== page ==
CSIRO calls on researchers worldwide to join forces to save honey bees

CSIRO_Logo

 

Honey bees are essential for the pollination of about one third of the food we eat – including fruit, vegetables, oils, seeds and nuts – yet their health and ability to pollinate our crops is under serious threat.

News release August 25, 2015 CSIRO

 

To help tackle this worldwide problem, CSIRO is leading the Global Initiative for Honey bee Health – an international collaboration of researchers, beekeepers, farmers, industry, and technology companies aimed at better understanding what is harming bees and finding solutions to help secure crop pollination.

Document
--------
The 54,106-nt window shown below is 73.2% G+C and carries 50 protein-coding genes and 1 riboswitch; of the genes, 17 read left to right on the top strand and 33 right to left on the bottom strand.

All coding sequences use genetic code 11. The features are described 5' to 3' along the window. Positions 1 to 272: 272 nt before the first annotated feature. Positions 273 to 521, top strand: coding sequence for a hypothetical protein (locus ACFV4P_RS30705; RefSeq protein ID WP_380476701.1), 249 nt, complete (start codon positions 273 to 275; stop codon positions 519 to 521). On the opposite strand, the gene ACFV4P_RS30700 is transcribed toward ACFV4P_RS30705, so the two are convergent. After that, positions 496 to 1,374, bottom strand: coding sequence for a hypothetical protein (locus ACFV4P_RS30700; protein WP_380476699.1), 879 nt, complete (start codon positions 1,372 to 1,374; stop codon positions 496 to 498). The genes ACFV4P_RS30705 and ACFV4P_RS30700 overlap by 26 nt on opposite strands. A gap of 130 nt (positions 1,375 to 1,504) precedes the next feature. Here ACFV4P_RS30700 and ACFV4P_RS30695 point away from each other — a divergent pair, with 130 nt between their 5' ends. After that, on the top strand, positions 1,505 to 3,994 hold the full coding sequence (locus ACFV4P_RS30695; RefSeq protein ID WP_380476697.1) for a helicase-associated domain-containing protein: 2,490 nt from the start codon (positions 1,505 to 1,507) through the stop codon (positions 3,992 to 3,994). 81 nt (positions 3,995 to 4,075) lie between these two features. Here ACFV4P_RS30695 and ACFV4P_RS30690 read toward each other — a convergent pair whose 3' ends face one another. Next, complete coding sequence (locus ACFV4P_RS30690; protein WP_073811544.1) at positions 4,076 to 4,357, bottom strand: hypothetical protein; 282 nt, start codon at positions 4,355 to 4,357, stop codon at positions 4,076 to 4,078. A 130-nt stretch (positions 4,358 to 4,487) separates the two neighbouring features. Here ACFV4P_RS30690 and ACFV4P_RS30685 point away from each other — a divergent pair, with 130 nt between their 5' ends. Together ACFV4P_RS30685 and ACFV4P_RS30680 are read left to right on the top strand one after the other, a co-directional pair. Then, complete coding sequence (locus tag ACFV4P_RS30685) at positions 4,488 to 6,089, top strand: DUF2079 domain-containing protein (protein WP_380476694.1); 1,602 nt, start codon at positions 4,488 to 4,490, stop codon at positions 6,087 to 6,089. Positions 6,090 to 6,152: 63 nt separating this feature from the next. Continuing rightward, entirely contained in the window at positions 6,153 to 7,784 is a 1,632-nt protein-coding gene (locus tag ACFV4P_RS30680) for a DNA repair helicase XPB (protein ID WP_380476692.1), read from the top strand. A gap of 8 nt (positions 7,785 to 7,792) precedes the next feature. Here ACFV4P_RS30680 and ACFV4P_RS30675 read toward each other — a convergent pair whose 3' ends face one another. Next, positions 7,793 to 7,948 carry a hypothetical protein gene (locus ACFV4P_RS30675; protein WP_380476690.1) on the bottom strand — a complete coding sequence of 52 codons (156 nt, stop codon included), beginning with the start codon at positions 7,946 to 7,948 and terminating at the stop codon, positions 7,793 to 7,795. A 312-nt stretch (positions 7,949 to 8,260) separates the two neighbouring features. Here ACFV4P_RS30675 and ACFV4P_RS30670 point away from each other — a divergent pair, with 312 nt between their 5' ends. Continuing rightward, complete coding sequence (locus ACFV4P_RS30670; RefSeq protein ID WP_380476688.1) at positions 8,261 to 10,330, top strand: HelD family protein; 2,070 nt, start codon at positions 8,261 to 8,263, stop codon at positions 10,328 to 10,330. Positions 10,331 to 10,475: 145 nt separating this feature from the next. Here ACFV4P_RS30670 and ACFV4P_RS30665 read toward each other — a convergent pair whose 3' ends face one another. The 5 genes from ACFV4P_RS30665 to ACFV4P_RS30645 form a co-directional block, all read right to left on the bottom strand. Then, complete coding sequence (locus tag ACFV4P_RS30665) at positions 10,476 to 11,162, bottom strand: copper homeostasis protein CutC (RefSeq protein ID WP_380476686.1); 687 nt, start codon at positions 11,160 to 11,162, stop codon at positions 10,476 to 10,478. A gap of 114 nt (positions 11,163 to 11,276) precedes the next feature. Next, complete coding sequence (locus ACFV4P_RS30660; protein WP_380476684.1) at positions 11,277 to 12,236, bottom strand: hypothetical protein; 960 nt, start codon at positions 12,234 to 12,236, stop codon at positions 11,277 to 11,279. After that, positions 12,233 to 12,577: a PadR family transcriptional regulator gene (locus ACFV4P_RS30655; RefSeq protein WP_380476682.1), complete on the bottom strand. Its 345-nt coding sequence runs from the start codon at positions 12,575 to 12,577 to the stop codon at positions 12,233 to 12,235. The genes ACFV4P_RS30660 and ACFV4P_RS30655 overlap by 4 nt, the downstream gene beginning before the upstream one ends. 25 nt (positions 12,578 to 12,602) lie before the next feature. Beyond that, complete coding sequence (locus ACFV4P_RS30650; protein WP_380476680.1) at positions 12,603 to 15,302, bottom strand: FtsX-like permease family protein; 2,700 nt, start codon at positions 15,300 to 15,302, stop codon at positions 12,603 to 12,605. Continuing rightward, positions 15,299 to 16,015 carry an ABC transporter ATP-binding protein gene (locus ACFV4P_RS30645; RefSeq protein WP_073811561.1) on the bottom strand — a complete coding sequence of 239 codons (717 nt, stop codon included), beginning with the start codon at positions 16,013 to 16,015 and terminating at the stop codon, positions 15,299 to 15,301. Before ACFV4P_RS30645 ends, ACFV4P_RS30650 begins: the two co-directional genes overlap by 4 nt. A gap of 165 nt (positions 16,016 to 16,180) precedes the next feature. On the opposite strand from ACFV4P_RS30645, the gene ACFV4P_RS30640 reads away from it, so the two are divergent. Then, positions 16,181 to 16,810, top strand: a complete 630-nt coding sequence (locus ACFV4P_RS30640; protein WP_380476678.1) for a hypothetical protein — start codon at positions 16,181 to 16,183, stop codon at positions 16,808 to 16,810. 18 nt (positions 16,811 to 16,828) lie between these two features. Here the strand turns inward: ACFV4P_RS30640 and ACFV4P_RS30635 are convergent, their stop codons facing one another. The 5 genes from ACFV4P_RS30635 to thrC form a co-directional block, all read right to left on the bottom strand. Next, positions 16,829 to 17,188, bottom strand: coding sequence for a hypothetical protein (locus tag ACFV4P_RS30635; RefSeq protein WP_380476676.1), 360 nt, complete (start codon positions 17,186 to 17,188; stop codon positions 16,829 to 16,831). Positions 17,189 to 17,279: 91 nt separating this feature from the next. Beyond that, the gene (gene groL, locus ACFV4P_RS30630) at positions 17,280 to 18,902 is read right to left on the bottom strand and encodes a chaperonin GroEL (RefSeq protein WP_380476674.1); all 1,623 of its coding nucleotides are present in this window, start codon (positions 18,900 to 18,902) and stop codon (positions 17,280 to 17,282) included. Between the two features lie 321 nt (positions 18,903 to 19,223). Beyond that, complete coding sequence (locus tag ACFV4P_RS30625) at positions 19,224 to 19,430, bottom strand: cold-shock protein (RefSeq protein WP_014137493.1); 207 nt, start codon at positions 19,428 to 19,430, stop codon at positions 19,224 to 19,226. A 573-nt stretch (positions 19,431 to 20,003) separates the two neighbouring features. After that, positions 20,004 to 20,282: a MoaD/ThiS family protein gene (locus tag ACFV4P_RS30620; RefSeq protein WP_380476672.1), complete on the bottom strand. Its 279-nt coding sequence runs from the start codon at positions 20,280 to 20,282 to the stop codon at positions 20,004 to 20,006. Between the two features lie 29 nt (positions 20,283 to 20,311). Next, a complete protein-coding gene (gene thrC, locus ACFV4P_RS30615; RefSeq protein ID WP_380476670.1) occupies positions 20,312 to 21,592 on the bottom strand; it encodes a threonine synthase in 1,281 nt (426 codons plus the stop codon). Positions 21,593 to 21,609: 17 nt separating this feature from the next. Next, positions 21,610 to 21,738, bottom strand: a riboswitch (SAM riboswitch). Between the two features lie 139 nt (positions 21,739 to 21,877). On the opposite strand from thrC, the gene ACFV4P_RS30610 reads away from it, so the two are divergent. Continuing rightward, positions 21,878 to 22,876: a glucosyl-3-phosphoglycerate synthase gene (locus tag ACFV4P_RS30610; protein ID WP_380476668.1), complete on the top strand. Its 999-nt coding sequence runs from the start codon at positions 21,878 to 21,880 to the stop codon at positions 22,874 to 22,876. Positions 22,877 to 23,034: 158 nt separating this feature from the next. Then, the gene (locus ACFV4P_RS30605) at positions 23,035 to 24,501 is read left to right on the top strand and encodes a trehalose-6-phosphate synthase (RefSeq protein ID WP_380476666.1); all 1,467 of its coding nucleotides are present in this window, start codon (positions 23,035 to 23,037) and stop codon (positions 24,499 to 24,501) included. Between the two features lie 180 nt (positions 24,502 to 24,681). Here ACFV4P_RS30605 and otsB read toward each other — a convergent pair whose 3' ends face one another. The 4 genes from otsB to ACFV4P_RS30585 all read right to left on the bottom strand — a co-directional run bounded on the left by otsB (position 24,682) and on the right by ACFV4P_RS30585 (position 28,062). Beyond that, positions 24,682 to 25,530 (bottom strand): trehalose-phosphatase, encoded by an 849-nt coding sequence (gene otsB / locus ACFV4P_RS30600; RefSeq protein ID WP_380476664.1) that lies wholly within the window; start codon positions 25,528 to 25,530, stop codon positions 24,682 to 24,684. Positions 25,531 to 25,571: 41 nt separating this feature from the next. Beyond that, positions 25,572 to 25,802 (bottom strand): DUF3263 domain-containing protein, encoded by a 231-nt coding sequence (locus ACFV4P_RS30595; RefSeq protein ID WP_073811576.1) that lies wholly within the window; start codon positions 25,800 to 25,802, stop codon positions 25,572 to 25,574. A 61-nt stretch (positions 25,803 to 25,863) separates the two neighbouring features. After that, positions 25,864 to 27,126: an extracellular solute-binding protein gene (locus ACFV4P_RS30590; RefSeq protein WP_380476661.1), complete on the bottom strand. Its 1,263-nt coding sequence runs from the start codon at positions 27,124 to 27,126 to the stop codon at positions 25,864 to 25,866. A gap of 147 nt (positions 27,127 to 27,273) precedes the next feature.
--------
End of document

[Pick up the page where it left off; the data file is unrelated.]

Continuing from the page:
The Varroa mite, seen here latched onto a bee pupae, is the most significant pest to honeybees around the world. © CSIRO
The Varroa mite, seen here latched onto a bee pupae, is the most significant pest to honeybees around the world.
© CSIRO

 

The health of honey bees is under increasing pressure on a global scale. The impact of losing the free pollination services provided by feral honey bees will be farmers paying beekeepers to bring bees in to pollinate their crops, resulting in price hikes in everything from cucumbers and oranges, to cashews and onions. © CSIRO
The health of honey bees is under increasing pressure on a global scale. The impact of losing the free pollination services provided by feral honey bees will be farmers paying beekeepers to bring bees in to pollinate their crops, resulting in price hikes in everything from cucumbers and oranges, to cashews and onions.